Thomas Chrowder

History of Geology
James S. Aber

Born: Sept. 25, 1843, Mattoon, Illinois.
Died: Nov. 15, 1928 in Chicago.

Table of Contents
Abstract Introduction
Glacial geology Later career
Chamberlin & Gilbert References


Chamberlin was a respected and influential American geologist and science educator, who supported the concepts of multiple glaciation and planetesimal origin of the Earth. He held several different teaching, research, and administrative positions, often concurrently, during a long and fruitful career. Among the more important positions were Professor of Geology at Beloit College, Wisconsin (1873-82), Wisconsin State Geologist (1876-82), chief of glacial division USGS (1881-1904), President of the University of Wisconsin (1887-92), chairman of the Department of Geology, University of Chicago (1892-1919), and President of the Geological Society of America (1894). While at the University of Chicago, he founded the prestigious Journal of Geology.

Chamberlin's career followed one overriding interest—glacial geology. Work with the Wisconsin Geological Survey and the USGS in the 1870-80s resulted in accurate mapping of the limits of glaciation in the United States, in basic laws of glacier ice movement, and in recognition of multiple glaciations. These results are contained in two classic monographs of the USGS: Preliminary paper on the terminal moraine of the second glacial epoch (1882) and The rock scorings of the great ice invasions (1886). Chamberlin developed the terminology for glacial stages in North America that is still utilized with some modifications.

His later interest expanded to consideration of the causes of glaciation and climatic change and ultimately to the origin of the Earth. He devised the "planetesimal theory" for the origin of the Earth, which contrasted with the more-popular nebular-gas-cloud theory. Chamberlin coauthored with Salisbury a widely used, three-volume college textbook, Geology (1906). A generation of geologists were trained with this text, and Chamberlin was highly regarded by contemporary and later geologists.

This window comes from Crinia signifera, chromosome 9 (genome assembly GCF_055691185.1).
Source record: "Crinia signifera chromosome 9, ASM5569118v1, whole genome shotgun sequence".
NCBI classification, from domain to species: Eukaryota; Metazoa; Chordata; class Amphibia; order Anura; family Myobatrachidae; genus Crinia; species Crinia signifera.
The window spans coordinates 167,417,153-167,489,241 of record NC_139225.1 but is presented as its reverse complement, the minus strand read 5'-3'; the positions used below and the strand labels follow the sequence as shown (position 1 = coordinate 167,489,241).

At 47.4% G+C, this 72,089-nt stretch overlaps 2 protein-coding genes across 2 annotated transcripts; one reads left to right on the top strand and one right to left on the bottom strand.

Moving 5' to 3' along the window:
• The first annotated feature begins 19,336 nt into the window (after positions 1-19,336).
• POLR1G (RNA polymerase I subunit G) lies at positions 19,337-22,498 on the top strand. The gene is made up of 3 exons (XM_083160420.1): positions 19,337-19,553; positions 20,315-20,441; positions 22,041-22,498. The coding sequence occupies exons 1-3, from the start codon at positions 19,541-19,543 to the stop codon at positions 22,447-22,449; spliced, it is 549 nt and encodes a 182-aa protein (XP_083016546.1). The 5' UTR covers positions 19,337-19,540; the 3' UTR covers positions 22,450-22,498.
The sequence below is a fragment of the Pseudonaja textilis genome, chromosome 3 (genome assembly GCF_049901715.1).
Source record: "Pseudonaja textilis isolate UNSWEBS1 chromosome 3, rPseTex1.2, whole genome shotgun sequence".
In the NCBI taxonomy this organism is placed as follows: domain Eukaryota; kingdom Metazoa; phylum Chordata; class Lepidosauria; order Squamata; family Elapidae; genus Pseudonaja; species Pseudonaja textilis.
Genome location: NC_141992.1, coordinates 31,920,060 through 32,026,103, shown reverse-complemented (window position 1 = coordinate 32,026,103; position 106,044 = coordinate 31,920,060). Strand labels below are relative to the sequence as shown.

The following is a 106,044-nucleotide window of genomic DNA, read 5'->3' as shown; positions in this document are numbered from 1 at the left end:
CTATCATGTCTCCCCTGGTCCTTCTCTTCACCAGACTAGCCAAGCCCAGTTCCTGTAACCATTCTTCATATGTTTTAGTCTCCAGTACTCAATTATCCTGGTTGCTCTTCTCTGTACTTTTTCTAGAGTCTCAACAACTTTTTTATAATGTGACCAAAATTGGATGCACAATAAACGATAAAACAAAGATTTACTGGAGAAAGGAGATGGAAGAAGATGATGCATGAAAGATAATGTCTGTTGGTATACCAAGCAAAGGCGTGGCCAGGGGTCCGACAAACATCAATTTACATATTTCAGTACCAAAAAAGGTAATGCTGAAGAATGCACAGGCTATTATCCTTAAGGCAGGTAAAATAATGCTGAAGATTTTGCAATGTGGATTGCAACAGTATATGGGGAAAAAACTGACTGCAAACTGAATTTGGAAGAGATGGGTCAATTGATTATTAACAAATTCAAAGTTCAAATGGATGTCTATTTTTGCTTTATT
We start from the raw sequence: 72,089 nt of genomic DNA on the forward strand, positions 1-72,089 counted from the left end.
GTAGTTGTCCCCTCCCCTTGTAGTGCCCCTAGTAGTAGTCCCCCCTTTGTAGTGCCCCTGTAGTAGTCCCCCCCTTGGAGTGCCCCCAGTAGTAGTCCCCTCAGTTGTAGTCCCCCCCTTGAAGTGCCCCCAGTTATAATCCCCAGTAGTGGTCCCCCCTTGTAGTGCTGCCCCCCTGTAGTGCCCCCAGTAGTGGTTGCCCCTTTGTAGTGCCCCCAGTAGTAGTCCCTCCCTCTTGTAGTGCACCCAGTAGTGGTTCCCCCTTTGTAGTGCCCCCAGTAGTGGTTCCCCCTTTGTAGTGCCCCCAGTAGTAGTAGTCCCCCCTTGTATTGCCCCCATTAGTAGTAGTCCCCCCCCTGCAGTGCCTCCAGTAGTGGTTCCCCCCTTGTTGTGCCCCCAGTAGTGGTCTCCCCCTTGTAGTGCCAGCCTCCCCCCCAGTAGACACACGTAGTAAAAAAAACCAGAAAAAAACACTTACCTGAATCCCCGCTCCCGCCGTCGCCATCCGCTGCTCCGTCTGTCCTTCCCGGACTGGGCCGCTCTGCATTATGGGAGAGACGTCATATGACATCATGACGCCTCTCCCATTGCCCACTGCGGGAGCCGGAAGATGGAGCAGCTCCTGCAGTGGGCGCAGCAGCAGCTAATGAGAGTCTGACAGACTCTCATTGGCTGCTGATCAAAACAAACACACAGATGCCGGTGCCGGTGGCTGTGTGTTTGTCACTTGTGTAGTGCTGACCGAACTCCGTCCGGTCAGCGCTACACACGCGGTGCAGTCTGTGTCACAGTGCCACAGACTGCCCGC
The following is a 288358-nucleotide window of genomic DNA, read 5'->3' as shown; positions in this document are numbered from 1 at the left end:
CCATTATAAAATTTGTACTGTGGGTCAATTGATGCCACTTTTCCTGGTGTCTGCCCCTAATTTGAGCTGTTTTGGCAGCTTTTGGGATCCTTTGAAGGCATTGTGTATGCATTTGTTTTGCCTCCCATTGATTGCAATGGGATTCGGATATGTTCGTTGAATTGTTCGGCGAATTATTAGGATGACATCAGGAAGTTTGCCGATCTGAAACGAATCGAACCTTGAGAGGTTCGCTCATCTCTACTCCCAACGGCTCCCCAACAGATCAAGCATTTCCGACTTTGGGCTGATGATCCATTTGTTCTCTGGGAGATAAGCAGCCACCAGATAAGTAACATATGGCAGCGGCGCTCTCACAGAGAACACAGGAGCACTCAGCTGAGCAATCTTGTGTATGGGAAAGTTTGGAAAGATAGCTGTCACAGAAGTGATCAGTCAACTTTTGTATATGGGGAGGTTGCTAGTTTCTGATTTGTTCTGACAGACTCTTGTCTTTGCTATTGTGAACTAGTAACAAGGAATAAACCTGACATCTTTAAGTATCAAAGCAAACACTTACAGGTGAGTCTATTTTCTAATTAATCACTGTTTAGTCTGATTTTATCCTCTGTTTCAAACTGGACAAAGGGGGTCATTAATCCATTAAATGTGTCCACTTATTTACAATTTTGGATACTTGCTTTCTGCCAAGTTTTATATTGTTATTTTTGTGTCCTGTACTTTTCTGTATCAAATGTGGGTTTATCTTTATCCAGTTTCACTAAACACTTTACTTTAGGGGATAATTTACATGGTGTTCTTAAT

Chamberlin was a glacial geologist and science educator, who supported the concepts of multiple glaciation and planetesimal origin of the Earth. He was the founding editor of the Journal of Geology at the Department of Geology, University of Chicago. Chamberlin was an unusually successful blend of field geologist, government bureaucrat, university teacher and administrator, and cosmic theorist.

Chamberlin was born on a glacial moraine in Illinois, and the family moved to Beloit, Wisconsin at age three. This was the prairie frontier region in the 1840s. His father was an abolitionist and sometime preacher. Chamberlin graduated from Beloit College in 1866, where he had a classical education in Greek and Latin. He spent the next two years as a high school principal in Wisconsin. In 1868-69, he took graduate courses, including geology, at the University of Michigan. He was appointed professor of natural sciences at the State Normal School (Wisconsin), 1869-73, and from 1873-82 he was professor of geology at Beloit College. Meanwhile, he cofounded the Wisconsin Academy of Sciences in 1870.

Glacial geology

At the Wisconin Geological Survey, Chamberlin was the assistant state geologist (1873-76), and he was promoted to Chief Geologist (1876-82), while still teaching at Beloit College. In a 4-volume set on geology of Wisconsin, he introduced the concept of multiple (2) glacial periods during the Ice Age (Quaternary Period), based on study of glacial moraines in eastern Wisconsin. In 1881 he entered the U.S. Geological Survey, while still holding his other appointments. He was placed in charge of the glacial division, where he remained until 1904. In 1882-87 he resided in Washington, D.C., and he taught at George Washington University (1885-87). During this time, he was associated with many other well-known glacial geologists, including J.E. Todd and L.C. Wooster who later worked in Kansas (Aber 1984).

Portrait of Thomas Chrowder Chamberlin in the 1870s. In the public domain; obtained from Wikimedia Commons.

Chamberlin's first major publication was Preliminary paper on the terminal moraine of the second glacial epoch (1882), which contained the first map of glacial moraines in the United States from Montana to the Atlantic. Two glacial episodes were recognized. This was followed a few years later by The rock scorings of the great ice invasions (1886), which included more detailed mapping and enunciation of fundamental laws of glacier ice movement. These monographs were published in annual reports of the U.S. Geological Survey. Thereafter, he did less personal work in glacial geology, but he continued to direct the work of several other talented geologists.